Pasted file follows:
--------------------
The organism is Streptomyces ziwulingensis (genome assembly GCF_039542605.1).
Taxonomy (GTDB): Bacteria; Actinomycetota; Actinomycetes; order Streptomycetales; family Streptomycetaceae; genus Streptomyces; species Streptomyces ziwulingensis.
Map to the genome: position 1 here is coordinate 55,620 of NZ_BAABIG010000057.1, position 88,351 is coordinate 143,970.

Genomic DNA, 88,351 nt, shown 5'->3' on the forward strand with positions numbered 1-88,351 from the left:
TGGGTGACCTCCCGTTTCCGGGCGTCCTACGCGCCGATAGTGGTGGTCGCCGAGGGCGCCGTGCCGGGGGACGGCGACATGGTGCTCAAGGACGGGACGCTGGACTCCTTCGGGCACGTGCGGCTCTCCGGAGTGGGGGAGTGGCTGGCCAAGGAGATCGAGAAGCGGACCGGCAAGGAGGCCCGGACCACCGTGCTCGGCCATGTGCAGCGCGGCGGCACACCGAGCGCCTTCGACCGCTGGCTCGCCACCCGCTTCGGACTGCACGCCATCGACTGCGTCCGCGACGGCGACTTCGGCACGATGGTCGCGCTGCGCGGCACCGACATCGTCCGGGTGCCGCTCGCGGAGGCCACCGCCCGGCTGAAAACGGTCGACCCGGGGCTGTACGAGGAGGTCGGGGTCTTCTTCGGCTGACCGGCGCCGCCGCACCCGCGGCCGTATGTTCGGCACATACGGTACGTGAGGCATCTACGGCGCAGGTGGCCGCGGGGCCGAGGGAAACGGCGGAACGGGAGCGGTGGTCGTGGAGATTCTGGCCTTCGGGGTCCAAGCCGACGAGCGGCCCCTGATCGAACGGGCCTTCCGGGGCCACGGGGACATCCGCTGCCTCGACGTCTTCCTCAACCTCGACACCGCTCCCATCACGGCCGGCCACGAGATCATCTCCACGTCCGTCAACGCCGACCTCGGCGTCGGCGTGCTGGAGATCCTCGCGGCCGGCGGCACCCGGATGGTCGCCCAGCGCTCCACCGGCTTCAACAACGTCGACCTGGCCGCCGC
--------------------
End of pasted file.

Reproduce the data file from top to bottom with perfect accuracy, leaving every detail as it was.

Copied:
The organism is Streptomyces ziwulingensis (genome assembly GCF_039542605.1).
Taxonomy (GTDB): Bacteria; Actinomycetota; Actinomycetes; order Streptomycetales; family Streptomycetaceae; genus Streptomyces; species Streptomyces ziwulingensis.
Map to the genome: position 1 here is coordinate 55,620 of NZ_BAABIG010000057.1, position 88,351 is coordinate 143,970.

Genomic DNA, 88,351 nt, shown 5'->3' on the forward strand with positions numbered 1-88,351 from the left:
TGGGTGACCTCCCGTTTCCGGGCGTCCTACGCGCCGATAGTGGTGGTCGCCGAGGGCGCCGTGCCGGGGGACGGCGACATGGTGCTCAAGGACGGGACGCTGGACTCCTTCGGGCACGTGCGGCTCTCCGGAGTGGGGGAGTGGCTGGCCAAGGAGATCGAGAAGCGGACCGGCAAGGAGGCCCGGACCACCGTGCTCGGCCATGTGCAGCGCGGCGGCACACCGAGCGCCTTCGACCGCTGGCTCGCCACCCGCTTCGGACTGCACGCCATCGACTGCGTCCGCGACGGCGACTTCGGCACGATGGTCGCGCTGCGCGGCACCGACATCGTCCGGGTGCCGCTCGCGGAGGCCACCGCCCGGCTGAAAACGGTCGACCCGGGGCTGTACGAGGAGGTCGGGGTCTTCTTCGGCTGACCGGCGCCGCCGCACCCGCGGCCGTATGTTCGGCACATACGGTACGTGAGGCATCTACGGCGCAGGTGGCCGCGGGGCCGAGGGAAACGGCGGAACGGGAGCGGTGGTCGTGGAGATTCTGGCCTTCGGGGTCCAAGCCGACGAGCGGCCCCTGATCGAACGGGCCTTCCGGGGCCACGGGGACATCCGCTGCCTCGACGTCTTCCTCAACCTCGACACCGCTCCCATCACGGCCGGCCACGAGATCATCTCCACGTCCGTCAACGCCGACCTCGGCGTCGGCGTGCTGGAGATCCTCGCGGCCGGCGGCACCCGGATGGTCGCCCAGCGCTCCACCGGCTTCAACAACGTCGACCTGGCCGCCGC